The Daily Courier, 11/11/2011
By Jeff Duewel
U.S Rep. Greg Walden got a tour of an expanding wood products complex at Jefferson State Forest Products and Roguewood Furniture on Thursday.
That’s the large quonset-hut-looking place on Morgan Lane, occupied by Caveman Camper for many years, then Rogue Valley Sash and Door, then Bentwood Furniture.
Inside, workers were busy planing, cutting and gluing sugar pine pieces into produce stands for grocery stores.
The sugar pine comes from Rough and Ready Lumber near Cave Junction, where Link and Jennifer Phillippi attempt to keep a 75-year-old sawmill business running in tough economic times.
“I just want (Congressman Walden) to appreciate what we’re trying to do here, create jobs, and grow the local economy” said Bryan Redd, CEO of Upstream 21, parent company for Jefferson State and Roguewood. “My goal is to buy as much of our raw material supply from a 75-mile radius. ”
The metal pans in the wood-wrapped ice chests come from Brill Metal Works in Central Point. A truckload of the produce stands just left for Florida that morning, headed to a Winn Dixie grocery store.
Redd said business has increased 110 percent since arriving in Grants Pass in January from Hayfork, Calif., when it added 15 jobs. The two companies now have 44 workers.
Gary and Randy White, who started building Bentwood Furniture in 1990, still sell Bentwood furniture made by Roguewood in a retail shop in the front of the building. At one time Bentwood had 200 employees, until imported furniture started eroding the American-made market more than a decade ago, Gary White said.
“I think they’re poised to do some good things here,” White said. “A lot of people want American-made. We’re getting a resurgence with furniture.”
Jennifer Phillippi said selling locally is convenient, with easy access to the manufacturer. Link Phillippi said if more federal timber was available the mill could add another shift of 40 or 50 people.
Walden, a Republican whose 2nd District includes Grants Pass, continues to push for more logging to help solve financial woes faced by rural counties in western Oregon, who face the end of subsidies for declining timber receipts.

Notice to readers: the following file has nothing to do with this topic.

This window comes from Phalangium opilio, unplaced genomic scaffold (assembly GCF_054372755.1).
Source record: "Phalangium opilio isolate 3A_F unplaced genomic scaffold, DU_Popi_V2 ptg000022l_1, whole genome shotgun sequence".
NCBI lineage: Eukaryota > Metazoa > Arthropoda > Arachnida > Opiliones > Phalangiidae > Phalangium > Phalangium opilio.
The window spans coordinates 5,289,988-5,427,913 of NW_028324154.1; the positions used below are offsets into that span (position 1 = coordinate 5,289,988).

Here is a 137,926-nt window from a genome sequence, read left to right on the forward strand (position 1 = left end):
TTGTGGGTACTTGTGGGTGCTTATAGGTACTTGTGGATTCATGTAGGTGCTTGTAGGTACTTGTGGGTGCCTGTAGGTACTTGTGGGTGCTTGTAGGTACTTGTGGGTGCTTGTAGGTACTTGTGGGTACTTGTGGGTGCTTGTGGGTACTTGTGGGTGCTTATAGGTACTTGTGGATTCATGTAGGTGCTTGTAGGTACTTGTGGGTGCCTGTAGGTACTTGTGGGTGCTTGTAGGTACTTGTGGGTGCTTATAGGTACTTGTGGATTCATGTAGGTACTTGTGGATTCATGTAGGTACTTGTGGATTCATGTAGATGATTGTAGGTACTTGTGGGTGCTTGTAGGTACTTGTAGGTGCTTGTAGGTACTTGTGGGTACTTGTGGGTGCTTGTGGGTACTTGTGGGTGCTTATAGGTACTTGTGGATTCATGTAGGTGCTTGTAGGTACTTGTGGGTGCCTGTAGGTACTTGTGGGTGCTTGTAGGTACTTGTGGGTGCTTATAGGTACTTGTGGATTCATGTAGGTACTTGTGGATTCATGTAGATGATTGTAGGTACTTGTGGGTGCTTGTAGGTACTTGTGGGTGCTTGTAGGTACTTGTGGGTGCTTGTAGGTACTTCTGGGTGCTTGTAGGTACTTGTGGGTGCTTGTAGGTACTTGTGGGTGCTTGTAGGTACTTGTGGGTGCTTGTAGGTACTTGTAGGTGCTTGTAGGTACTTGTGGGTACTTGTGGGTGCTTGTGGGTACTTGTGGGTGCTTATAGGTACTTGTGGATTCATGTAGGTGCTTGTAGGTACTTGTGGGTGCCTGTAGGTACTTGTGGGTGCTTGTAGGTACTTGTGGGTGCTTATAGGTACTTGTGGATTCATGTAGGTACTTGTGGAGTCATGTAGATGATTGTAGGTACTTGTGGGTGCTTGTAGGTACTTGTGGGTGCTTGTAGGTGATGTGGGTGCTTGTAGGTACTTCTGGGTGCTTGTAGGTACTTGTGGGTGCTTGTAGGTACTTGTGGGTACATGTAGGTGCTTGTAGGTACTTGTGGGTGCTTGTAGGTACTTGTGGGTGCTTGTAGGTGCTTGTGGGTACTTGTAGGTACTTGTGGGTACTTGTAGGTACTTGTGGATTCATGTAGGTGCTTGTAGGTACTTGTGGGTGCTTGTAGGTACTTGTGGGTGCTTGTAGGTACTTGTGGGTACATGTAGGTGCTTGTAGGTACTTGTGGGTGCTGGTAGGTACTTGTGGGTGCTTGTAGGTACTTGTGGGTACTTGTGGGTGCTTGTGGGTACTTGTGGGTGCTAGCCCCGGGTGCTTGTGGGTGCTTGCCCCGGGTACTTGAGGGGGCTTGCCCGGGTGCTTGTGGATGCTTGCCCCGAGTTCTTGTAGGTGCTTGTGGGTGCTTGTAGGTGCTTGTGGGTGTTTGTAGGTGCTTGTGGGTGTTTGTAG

A bill has been introduced in the Senate to extend “county payment” subsidies. Walden and 4th District U.S. Rep. Peter DeFazio, a Democrat who represents much rural Josephine County, are working for passage of the bill and on other legislation to promote increased timber harvests on federal land.
Rep. Greg Walden discusses the need for jobs, stopping job killing rules and regulations, and accessing our natural resources with KOBI Anchor Craig Smullin.
By Bryan Navarro
CENTRAL POINT, Ore. — The Environmental Protection Agency is putting forward new regulations that have timber mills against the ropes.
Emission control, upgrading equipment, and reclassifying wood chips. Boise Cascade officials say if the changes go through, and they’re interpreted at their most severe, the company could be forced to shut down.
Boise and Congressman Walden say the regulations are well intentioned, but they haven’t got it right.
“Nobody’s looking at what happens when all these agencies sort of put out these rules and what that means collectively and can they afford that and can they even comply?” Congressman Walden says.
It could mean fixing Boise’s three boilers, costing more than four million dollars.
Another proposed change would reclassify wood chips.
“The part of the tree that we cant make plywood or big beams out of we burn, and it’s energy recovery. Makes it possible for us to minimize our footprint by not having to buy natural gas,” explains Bruce Cartmel, the manager for the Western Oregon region of Boise Cascade.
If those regulations go through, wood chips would be called waste products.
“That in and of itself would be so horrendously oppresive in terms of land filing, residuals, replacing with natural gas it would probably put us out of business,” Cartmel says.
Congressman Walden is co-sponsoring the EPA Relief Act, which would give the EPA 15 additional months to re-evaluate their regulations, hoping for a second look, before mills go up in smoke. That EPA relief act passed the House Committee on Energy and Commerce Committee by a bipartisan vote of 36-14. Congressman Walden says it could be voted on in the House floor in the next few weeks.
U.S. Representative Greg Walden toured CDS Publications, Boise Cascade, and Erickson Air-Crane in southern Oregon to talk about jobs.